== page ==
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Volume 10, issue 10
Atmos. Chem. Phys., 10, 4559-4571, 2010
https://doi.org/10.5194/acp-10-4559-2010
© Author(s) 2010. This work is distributed under
the Creative Commons Attribution 3.0 License.
Atmos. Chem. Phys., 10, 4559-4571, 2010
https://doi.org/10.5194/acp-10-4559-2010
© Author(s) 2010. This work is distributed under
the Creative Commons Attribution 3.0 License.

  18 May 2010

18 May 2010

Black carbon aerosols and the third polar ice cap

S. Menon1, D. Koch2, G. Beig3, S. Sahu3, J. Fasullo4, and D. Orlikowski5 S. Menon et al.
  • 1Lawrence Berkeley National Laboratory, Berkeley, CA, USA
  • 2Columbia University/NASA GISS, New York, NY, USA
  • 3Indian Institute for Tropical Meteorology, Pune, India
  • 4Climate Analysis Section, CGD/NCAR, Boulder, CO, USA
  • 5Lawrence Livermore National Laboratory, Livermore, CA, USA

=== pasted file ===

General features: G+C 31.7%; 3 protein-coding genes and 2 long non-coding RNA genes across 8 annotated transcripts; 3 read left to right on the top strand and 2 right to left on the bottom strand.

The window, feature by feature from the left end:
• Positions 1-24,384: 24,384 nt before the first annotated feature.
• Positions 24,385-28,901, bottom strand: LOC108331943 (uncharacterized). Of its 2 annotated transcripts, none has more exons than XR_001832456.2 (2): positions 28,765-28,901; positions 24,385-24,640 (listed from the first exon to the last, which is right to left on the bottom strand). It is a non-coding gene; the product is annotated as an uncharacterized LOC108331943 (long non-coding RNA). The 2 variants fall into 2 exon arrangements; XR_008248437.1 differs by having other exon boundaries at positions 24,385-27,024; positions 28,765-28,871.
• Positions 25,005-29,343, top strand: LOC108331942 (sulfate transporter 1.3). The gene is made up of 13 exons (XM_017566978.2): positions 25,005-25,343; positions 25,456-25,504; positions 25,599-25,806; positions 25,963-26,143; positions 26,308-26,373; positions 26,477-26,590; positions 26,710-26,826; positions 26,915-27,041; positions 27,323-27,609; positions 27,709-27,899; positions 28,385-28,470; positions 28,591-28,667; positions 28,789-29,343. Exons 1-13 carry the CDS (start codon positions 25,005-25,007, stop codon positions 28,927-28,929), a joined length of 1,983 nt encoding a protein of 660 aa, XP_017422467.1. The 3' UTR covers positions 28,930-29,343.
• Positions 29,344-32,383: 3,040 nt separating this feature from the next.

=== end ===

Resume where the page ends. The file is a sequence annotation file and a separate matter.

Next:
Abstract. Recent thinning of glaciers over the Himalayas (sometimes referred to as the third polar region) have raised concern on future water supplies since these glaciers supply water to large river systems that support millions of people inhabiting the surrounding areas. Black carbon (BC) aerosols, released from incomplete combustion, have been increasingly implicated as causing large changes in the hydrology and radiative forcing over Asia and its deposition on snow is thought to increase snow melt. In India BC emissions from biofuel combustion is highly prevalent and compared to other regions, BC aerosol amounts are high. Here, we quantify the impact of BC aerosols on snow cover and precipitation from 1990 to 2010 over the Indian subcontinental region using two different BC emission inventories. New estimates indicate that Indian BC emissions from coal and biofuel are large and transport is expected to expand rapidly in coming years. We show that over the Himalayas, from 1990 to 2000, simulated snow/ice cover decreases by ~0.9% due to aerosols. The contribution of the enhanced Indian BC to this decline is ~36%, similar to that simulated for 2000 to 2010. Spatial patterns of modeled changes in snow cover and precipitation are similar to observations (from 1990 to 2000), and are mainly obtained with the newer BC estimates.

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